Why We Get A Kick Out Of Talking About Ourselves

Image Credit: Photos.comJohn Neumann for RedOrbit.com

Why do we, when given the chance, tend to share the most intimate details of our day with just about anyone? From snapping pics of our lunch and tweeting it to friends, to the details of our arguments with loved ones, in general, we love to share, some would say overshare.

New research out of Harvard University shows us it is highly rewarding, reports Diane Mapes of MSNBC. Our brains responds to self-disclosure the same way they respond to pleasure triggers like food, money or sex.

Psychologists have long known that sharing aspects of oneself with other people is a crucial part of human social life, writes Carolyn Y. Johnson for Boston.com. However it’s the escalation from small talk to more personal details that often forms the foundation of friendship and romantic intimacy.

“The internet has drastically expanded the number of mediums through which we can talk about ourselves to other people,” Diana Tamir, a graduate student in the Social Cognitive and Affective Neuroscience Lab at Harvard and lead author of a study published today in the journal PNAS, told Mapes.



Space News

Dawn Mission Reveals Ateroid Vesta’s Secrets

Image Caption: South pole of Vesta, showing the extent of Rheasilvia crater. Credit: NASA/JPL-Caltech/UCLA/MPS/DLR/IDALee Rannals for RedOrbit.com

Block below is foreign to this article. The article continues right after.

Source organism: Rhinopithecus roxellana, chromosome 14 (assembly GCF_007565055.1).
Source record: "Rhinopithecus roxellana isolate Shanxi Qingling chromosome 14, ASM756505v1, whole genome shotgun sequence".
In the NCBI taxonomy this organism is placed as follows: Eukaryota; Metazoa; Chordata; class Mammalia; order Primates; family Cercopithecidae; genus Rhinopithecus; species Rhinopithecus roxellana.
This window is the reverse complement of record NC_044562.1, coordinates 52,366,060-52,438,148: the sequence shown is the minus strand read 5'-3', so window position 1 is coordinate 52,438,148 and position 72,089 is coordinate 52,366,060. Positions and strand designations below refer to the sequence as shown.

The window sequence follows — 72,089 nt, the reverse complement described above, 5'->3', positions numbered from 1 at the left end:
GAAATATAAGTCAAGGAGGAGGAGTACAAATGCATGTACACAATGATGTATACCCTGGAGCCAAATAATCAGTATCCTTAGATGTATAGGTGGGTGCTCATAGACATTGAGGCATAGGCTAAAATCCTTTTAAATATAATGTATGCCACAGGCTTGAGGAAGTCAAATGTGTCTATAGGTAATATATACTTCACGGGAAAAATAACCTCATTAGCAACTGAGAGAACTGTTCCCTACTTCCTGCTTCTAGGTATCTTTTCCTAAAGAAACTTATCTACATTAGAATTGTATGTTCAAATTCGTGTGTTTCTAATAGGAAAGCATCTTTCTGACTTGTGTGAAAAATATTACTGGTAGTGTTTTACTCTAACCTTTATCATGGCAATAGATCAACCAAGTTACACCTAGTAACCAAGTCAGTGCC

NASA unleashed a new analysis of the giant asteroid Vesta on Thursday based on data taken by its Dawn spacecraft.

Carol Raymond, Dawn deputy principal investigator at NASA’s Jet Propulsion Laboratory, said that Dawn’s success has transformed scientists’ perspective of Vesta from a fuzzy form, into a planetary body.

She said that the asteroid formed within 2 million years after the first solids formed in the solar system.

“We know now that Vesta is the only intact planetary building block surviving from the early days in the solar system,” she said during a NASA news conference about the findings.

The findings confirm a theory that Vesta was the parent asteroid of Howardite–Eucrite–Diogenite (HED) meteorites that have been found on Earth.


ESA Declares End of Mission for Envisat

Just weeks after celebrating its tenth year in orbit, communication with the Envisat satellite was suddenly lost on 8 April 2012. (Credit: ESA)European Space Agency (ESA)